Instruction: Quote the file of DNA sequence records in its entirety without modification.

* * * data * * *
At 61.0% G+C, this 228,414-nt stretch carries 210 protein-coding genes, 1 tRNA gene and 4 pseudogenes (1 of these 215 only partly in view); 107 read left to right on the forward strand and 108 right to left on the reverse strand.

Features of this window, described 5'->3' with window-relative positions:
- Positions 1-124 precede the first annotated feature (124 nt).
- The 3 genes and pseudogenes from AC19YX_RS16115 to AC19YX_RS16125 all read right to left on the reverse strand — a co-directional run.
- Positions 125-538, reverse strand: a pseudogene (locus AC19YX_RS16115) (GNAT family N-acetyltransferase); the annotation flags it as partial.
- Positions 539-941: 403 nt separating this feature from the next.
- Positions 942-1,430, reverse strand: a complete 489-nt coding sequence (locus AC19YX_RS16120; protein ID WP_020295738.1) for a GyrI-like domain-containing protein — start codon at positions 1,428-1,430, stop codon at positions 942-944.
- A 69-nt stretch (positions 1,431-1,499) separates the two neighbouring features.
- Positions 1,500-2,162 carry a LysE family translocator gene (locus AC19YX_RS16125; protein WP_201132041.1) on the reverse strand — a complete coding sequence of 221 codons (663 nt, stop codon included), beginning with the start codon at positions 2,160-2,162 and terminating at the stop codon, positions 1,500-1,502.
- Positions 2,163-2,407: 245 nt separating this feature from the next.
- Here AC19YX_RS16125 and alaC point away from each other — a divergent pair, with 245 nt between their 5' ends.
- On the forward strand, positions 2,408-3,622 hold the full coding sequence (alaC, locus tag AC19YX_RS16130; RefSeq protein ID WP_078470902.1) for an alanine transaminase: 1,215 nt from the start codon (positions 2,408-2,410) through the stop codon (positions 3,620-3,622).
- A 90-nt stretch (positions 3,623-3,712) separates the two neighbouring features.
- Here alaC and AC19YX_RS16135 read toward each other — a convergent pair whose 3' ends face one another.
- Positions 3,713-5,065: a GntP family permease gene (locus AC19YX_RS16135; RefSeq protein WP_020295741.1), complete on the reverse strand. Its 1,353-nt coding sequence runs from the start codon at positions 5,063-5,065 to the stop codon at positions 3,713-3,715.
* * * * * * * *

At 61.0% G+C, this 228,414-nt stretch carries 210 protein-coding genes, 1 tRNA gene and 4 pseudogenes (1 of these 215 only partly in view); 107 read left to right on the forward strand and 108 right to left on the reverse strand.

Features of this window, described 5'->3' with window-relative positions:
- Positions 1-124 precede the first annotated feature (124 nt).
- The 3 genes and pseudogenes from AC19YX_RS16115 to AC19YX_RS16125 all read right to left on the reverse strand — a co-directional run.
- Positions 125-538, reverse strand: a pseudogene (locus AC19YX_RS16115) (GNAT family N-acetyltransferase); the annotation flags it as partial.
- Positions 539-941: 403 nt separating this feature from the next.
- Positions 942-1,430, reverse strand: a complete 489-nt coding sequence (locus AC19YX_RS16120; protein ID WP_020295738.1) for a GyrI-like domain-containing protein — start codon at positions 1,428-1,430, stop codon at positions 942-944.
- A 69-nt stretch (positions 1,431-1,499) separates the two neighbouring features.
- Positions 1,500-2,162 carry a LysE family translocator gene (locus AC19YX_RS16125; protein WP_201132041.1) on the reverse strand — a complete coding sequence of 221 codons (663 nt, stop codon included), beginning with the start codon at positions 2,160-2,162 and terminating at the stop codon, positions 1,500-1,502.
- Positions 2,163-2,407: 245 nt separating this feature from the next.
- Here AC19YX_RS16125 and alaC point away from each other — a divergent pair, with 245 nt between their 5' ends.
- On the forward strand, positions 2,408-3,622 hold the full coding sequence (alaC, locus tag AC19YX_RS16130; RefSeq protein ID WP_078470902.1) for an alanine transaminase: 1,215 nt from the start codon (positions 2,408-2,410) through the stop codon (positions 3,620-3,622).
- A 90-nt stretch (positions 3,623-3,712) separates the two neighbouring features.
- Here alaC and AC19YX_RS16135 read toward each other — a convergent pair whose 3' ends face one another.
- Positions 3,713-5,065: a GntP family permease gene (locus AC19YX_RS16135; RefSeq protein WP_020295741.1), complete on the reverse strand. Its 1,353-nt coding sequence runs from the start codon at positions 5,063-5,065 to the stop codon at positions 3,713-3,715.